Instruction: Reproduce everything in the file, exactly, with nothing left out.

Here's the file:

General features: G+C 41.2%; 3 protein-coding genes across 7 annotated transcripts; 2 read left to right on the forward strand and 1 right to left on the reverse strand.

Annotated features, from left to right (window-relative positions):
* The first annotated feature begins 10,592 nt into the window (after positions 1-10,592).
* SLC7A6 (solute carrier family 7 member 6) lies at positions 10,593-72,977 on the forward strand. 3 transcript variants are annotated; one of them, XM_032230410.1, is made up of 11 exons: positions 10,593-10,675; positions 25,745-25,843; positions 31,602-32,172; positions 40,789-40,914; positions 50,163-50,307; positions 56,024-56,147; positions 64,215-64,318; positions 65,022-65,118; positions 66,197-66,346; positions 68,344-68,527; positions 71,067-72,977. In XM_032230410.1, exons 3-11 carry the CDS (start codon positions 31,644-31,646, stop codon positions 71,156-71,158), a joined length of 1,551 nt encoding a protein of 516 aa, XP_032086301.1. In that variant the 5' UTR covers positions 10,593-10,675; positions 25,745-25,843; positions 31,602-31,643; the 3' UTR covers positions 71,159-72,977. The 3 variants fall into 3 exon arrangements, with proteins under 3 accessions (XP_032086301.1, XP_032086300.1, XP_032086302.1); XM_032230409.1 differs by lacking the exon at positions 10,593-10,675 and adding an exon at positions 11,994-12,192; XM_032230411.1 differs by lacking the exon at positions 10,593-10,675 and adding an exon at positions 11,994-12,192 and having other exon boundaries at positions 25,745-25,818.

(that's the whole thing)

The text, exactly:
General features: G+C 41.2%; 3 protein-coding genes across 7 annotated transcripts; 2 read left to right on the forward strand and 1 right to left on the reverse strand.

Annotated features, from left to right (window-relative positions):
* The first annotated feature begins 10,592 nt into the window (after positions 1-10,592).
* SLC7A6 (solute carrier family 7 member 6) lies at positions 10,593-72,977 on the forward strand. 3 transcript variants are annotated; one of them, XM_032230410.1, is made up of 11 exons: positions 10,593-10,675; positions 25,745-25,843; positions 31,602-32,172; positions 40,789-40,914; positions 50,163-50,307; positions 56,024-56,147; positions 64,215-64,318; positions 65,022-65,118; positions 66,197-66,346; positions 68,344-68,527; positions 71,067-72,977. In XM_032230410.1, exons 3-11 carry the CDS (start codon positions 31,644-31,646, stop codon positions 71,156-71,158), a joined length of 1,551 nt encoding a protein of 516 aa, XP_032086301.1. In that variant the 5' UTR covers positions 10,593-10,675; positions 25,745-25,843; positions 31,602-31,643; the 3' UTR covers positions 71,159-72,977. The 3 variants fall into 3 exon arrangements, with proteins under 3 accessions (XP_032086301.1, XP_032086300.1, XP_032086302.1); XM_032230409.1 differs by lacking the exon at positions 10,593-10,675 and adding an exon at positions 11,994-12,192; XM_032230411.1 differs by lacking the exon at positions 10,593-10,675 and adding an exon at positions 11,994-12,192 and having other exon boundaries at positions 25,745-25,818.